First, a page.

National Debt Awareness week: supporting veterans to overcome debt

Grace Andrews General, Getting you back to work

Debt can be hard to talk about. Many of the veterans we support into employment have financial issues, including being in debt. Leaving the Forces can be a hard transition for some, and many find it hard to secure long term employment which can lead to financial difficulties.
National Debt Awareness Week (March 21 to 27) is an opportunity to help individuals open up and get the help they need. Anyone can fall into debt – for all kinds of reasons.

Top tips from our Employment Consultants

Our Employment Consultants work closely with veterans to work through any challenges they may be facing. Here are some of their tips for any veterans who may be struggling with debt:

  • Don’t be afraid of debt, tackle it head on and get the right advice from the experts. See links below. 
  • It’s useful to make a list of essential bills like mortgage/rent, heating, water and food, and if payments are getting behind speak to the payment organisation as soon as possible.
  • It’s helpful to know your legal rights. Your Local Citizens Advice Bureau may hold clinics for money management.
  • Work on tackling the debt first before improving your credit score. Once the debts are being addressed through an affordable repayment scheme or bankruptcy, it will be easier to focus on other things.
  • You can also contact your local authority for advice about saving money on energy bills and information on local grants or schemes you may be entitled to.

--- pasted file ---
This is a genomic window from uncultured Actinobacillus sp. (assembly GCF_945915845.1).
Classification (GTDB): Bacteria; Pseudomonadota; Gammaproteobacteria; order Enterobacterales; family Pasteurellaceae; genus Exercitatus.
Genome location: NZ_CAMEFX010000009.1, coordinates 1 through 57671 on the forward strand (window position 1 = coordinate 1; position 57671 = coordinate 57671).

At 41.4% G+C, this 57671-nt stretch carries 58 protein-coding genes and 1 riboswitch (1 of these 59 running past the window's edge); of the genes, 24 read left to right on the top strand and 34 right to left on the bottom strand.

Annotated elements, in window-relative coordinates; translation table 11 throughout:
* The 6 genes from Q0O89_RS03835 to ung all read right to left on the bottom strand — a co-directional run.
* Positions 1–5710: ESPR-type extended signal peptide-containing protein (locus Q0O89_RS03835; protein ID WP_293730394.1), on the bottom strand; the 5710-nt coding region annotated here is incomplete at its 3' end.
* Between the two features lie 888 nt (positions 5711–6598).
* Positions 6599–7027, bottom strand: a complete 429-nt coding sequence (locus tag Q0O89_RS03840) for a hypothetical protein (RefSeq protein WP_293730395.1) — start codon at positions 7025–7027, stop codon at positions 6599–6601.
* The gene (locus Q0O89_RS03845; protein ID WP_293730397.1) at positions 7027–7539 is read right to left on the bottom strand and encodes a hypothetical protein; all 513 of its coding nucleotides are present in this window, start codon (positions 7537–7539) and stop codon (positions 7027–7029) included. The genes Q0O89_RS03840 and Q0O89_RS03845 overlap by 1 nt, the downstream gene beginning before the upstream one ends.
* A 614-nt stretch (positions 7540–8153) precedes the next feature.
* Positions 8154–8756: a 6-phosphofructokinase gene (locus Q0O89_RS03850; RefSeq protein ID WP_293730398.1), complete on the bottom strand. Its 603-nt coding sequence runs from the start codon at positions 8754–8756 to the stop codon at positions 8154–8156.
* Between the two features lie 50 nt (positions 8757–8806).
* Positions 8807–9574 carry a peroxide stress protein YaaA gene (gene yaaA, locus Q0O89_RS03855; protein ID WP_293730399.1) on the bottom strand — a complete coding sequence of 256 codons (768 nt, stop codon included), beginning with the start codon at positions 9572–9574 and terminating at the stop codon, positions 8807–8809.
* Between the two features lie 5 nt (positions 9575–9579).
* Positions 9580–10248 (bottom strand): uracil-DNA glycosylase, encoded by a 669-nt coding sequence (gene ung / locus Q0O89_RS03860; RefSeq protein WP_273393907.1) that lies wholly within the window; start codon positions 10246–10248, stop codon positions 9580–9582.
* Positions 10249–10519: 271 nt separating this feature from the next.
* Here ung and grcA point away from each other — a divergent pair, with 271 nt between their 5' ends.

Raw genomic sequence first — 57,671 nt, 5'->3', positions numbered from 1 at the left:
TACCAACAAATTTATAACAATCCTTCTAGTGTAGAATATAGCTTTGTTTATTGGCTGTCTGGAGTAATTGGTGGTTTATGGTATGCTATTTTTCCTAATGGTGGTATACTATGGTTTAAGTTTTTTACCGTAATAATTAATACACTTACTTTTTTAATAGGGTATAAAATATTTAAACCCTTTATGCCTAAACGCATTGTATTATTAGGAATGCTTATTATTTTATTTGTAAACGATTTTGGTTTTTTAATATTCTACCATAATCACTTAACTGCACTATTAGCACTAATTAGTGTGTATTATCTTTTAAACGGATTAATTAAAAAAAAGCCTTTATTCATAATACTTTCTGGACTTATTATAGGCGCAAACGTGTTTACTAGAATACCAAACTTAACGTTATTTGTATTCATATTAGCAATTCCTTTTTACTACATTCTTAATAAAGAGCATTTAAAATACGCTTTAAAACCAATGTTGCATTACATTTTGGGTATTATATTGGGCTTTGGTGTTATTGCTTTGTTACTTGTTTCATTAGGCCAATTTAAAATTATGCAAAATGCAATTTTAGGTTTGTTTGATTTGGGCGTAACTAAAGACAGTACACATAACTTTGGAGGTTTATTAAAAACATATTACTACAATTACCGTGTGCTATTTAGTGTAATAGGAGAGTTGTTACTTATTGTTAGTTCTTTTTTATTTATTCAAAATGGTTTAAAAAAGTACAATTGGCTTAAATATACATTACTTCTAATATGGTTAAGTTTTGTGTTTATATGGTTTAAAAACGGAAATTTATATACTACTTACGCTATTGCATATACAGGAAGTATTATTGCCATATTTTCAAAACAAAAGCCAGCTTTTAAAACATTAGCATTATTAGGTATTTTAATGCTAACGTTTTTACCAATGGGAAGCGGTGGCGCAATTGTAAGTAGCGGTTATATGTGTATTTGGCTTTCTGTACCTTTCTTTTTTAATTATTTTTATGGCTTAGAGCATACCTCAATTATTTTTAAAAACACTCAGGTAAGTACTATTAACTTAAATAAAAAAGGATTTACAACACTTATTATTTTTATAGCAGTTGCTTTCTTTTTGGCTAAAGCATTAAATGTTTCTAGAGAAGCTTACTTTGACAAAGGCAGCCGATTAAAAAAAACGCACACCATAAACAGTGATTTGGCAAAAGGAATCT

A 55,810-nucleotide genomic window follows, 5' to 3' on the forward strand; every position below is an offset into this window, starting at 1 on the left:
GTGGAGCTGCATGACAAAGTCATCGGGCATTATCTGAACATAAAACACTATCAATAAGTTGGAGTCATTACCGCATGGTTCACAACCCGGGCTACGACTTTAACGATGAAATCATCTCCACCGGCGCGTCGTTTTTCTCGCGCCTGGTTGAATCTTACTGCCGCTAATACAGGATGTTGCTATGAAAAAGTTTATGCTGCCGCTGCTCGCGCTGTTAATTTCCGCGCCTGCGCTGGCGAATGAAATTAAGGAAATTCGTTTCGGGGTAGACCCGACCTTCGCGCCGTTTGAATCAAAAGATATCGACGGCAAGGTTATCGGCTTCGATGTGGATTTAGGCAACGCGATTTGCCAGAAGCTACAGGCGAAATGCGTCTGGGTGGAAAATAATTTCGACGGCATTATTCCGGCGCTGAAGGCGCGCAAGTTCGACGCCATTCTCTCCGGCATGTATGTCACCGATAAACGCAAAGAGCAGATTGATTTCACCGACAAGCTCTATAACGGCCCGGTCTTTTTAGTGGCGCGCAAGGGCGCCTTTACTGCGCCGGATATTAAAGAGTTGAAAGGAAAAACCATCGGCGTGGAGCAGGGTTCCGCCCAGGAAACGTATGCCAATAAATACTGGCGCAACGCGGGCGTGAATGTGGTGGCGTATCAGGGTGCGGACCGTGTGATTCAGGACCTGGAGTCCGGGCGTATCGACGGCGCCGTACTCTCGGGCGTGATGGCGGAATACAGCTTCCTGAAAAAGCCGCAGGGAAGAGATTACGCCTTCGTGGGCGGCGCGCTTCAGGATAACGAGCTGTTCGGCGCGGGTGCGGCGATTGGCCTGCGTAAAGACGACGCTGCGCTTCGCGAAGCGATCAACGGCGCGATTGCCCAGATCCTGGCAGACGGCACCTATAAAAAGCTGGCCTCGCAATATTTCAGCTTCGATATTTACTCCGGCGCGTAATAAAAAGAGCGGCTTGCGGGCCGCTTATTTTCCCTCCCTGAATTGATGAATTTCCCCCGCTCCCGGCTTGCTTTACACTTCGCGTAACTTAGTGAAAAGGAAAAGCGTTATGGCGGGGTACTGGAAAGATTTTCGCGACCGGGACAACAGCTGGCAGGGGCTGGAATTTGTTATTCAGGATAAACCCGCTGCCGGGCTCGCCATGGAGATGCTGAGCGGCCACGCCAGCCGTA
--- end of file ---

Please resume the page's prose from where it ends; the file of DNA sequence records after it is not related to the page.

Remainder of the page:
• There is a lot of support out there from a national and local perspective. Military charites such as The Royal British Legion and SSAFA offer financial support, as too does debt support charity Step Change.

Opening up

Our Employment Consultants are on hand to support veterans with health conditions on their journey into meaningful employment. Part of their support is to understand the veteran’s current situation and that can include talking about issues that may be hard to come to terms with. It can be hard for veterans to admit they need financial help, and often it takes a few face to face meetings until they feel comfortable enough to talk about it. 
Debt can trigger negative feelings such as shame, feeling judged or embarrassed, which in the long term can negatively affect mental health. Our Employment Consultants are a supportive voice, helping to connect veterans with debt support charities such as Step Change
With many concerned about the rising cost of living, and feeling the financial strain as a result of the pandemic, it’s never been more important to let people know that free debt help is available.  

Steve seeks support to weather the storm

After serving a full 23 years in the Royal Navy, Steve enjoyed a successful career in the NHS until alcohol, depression and debt took their toll. With support from The Poppy Factory, in partnership with the Royal Navy and Royal Marines Charity, Steve was able to find a new job close to home in Portsmouth, helping others who face their own struggles with mental health. Steve was supported into work by The Poppy Factory

Steve said: “I was £25,000 in debt with no job, and I was in deep trouble. There was no choice but to go bankrupt. I thought to myself, what are you doing? You’ve got no job and no life, now get your act together. After a year of sorting myself out, I wanted to get back into work because I’ve still got years ahead of me.

“I’m not in debt any more and I’ve been dry since June 2019, so at the moment I’m quite happy with the way things are going.”

Read Steve’s story here.
More you might like